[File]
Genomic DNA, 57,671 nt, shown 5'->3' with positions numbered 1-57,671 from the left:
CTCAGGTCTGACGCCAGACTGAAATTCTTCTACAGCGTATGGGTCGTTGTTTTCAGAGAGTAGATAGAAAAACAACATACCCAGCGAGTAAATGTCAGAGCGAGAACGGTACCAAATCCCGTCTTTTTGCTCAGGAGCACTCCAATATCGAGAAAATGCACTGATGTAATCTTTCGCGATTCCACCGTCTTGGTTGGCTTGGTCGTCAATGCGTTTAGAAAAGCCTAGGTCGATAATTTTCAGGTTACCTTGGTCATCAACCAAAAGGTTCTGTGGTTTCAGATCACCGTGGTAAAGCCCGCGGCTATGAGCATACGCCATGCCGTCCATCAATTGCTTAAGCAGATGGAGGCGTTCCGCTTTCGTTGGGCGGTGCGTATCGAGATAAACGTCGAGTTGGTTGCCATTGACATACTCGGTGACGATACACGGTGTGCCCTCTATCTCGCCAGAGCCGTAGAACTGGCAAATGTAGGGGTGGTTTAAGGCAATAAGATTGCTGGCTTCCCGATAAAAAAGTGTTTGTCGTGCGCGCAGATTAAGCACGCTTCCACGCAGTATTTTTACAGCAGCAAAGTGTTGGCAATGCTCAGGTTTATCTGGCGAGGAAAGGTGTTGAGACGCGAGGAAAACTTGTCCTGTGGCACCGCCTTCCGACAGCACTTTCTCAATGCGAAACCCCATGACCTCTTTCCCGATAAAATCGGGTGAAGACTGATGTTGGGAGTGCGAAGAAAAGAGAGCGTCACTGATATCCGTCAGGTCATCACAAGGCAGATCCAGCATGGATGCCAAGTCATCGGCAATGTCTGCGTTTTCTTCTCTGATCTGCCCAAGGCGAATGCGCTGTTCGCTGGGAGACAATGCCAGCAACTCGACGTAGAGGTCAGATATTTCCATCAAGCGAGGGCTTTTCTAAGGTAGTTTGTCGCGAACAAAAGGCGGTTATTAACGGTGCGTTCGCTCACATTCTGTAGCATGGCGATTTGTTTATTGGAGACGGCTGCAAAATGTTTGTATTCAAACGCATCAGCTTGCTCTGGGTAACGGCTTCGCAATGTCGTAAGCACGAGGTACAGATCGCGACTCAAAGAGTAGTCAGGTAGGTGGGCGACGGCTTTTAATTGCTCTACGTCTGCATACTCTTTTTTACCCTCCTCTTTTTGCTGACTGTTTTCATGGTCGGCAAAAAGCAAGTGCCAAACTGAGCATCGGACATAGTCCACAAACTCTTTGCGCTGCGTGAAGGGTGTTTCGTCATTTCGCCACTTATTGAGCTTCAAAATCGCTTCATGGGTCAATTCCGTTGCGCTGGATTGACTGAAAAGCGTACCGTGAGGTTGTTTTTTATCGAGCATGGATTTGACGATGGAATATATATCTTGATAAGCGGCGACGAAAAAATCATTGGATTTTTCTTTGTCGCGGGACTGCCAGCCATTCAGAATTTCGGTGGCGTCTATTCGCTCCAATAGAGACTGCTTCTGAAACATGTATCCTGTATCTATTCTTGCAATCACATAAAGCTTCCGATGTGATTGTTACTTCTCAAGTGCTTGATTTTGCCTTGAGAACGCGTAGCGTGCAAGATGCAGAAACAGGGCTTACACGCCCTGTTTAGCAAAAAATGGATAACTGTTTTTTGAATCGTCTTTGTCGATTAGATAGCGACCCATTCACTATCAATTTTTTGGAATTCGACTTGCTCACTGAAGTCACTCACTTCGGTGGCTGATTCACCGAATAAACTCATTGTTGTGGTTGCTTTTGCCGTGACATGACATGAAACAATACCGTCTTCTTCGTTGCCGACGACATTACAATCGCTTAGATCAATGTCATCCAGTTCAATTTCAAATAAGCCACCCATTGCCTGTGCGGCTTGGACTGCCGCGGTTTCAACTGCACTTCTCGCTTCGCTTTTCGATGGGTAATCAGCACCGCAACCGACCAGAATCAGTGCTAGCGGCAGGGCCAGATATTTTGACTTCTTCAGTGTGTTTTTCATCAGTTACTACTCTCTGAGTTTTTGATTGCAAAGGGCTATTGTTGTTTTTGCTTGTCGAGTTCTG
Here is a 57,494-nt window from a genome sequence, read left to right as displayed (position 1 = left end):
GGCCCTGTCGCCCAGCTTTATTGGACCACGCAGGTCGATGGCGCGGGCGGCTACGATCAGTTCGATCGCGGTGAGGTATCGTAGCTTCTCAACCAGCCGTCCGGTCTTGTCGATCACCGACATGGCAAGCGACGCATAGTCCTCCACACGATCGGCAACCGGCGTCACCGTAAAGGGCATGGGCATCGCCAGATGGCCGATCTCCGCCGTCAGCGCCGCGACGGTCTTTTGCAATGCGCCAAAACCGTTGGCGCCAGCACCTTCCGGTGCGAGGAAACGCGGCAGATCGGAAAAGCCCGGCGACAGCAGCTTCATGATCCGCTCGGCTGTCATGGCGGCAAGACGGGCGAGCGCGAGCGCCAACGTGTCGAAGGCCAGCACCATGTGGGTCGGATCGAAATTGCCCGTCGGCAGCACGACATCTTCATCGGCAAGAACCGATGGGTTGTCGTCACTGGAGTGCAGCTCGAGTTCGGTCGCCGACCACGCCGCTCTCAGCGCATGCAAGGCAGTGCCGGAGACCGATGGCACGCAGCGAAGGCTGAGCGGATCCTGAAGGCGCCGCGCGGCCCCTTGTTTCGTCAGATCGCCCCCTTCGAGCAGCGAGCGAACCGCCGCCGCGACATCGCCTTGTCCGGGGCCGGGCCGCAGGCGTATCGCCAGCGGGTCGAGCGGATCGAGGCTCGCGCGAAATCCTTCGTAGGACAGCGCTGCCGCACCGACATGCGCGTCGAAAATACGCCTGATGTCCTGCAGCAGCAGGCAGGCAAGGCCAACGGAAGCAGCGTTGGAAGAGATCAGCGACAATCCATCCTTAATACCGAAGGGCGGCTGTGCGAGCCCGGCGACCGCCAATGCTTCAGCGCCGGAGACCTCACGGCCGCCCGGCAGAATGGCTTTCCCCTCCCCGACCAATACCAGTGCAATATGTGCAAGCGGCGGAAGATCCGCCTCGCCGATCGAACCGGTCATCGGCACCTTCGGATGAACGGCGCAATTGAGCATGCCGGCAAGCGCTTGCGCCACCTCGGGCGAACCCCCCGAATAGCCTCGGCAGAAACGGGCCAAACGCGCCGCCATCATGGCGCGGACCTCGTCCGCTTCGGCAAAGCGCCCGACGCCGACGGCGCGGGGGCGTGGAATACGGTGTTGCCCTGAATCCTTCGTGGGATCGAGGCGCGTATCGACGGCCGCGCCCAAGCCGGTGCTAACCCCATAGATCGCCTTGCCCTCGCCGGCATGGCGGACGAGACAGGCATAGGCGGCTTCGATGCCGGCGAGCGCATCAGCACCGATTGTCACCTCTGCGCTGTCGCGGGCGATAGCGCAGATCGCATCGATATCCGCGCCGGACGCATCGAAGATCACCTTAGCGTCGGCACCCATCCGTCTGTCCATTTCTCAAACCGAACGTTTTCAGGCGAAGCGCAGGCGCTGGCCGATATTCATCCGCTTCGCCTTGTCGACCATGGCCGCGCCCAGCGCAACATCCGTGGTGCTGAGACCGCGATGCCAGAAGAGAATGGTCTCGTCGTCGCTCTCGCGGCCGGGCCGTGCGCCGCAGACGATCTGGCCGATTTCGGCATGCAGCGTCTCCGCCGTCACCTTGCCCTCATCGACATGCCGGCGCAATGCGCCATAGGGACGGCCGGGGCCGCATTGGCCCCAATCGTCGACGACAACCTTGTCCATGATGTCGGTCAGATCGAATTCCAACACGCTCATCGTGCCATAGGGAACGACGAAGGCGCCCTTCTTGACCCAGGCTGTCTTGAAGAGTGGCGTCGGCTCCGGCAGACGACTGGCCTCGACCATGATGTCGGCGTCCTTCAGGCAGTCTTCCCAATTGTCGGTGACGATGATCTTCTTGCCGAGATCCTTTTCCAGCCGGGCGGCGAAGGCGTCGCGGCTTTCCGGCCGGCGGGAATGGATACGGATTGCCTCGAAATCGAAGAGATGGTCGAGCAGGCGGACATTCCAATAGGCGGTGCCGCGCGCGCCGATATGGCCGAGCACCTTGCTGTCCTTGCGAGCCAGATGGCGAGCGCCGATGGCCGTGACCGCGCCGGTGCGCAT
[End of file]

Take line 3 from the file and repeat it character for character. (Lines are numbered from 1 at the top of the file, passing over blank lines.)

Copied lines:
Here is a 57,494-nt window from a genome sequence, read left to right as displayed (position 1 = left end):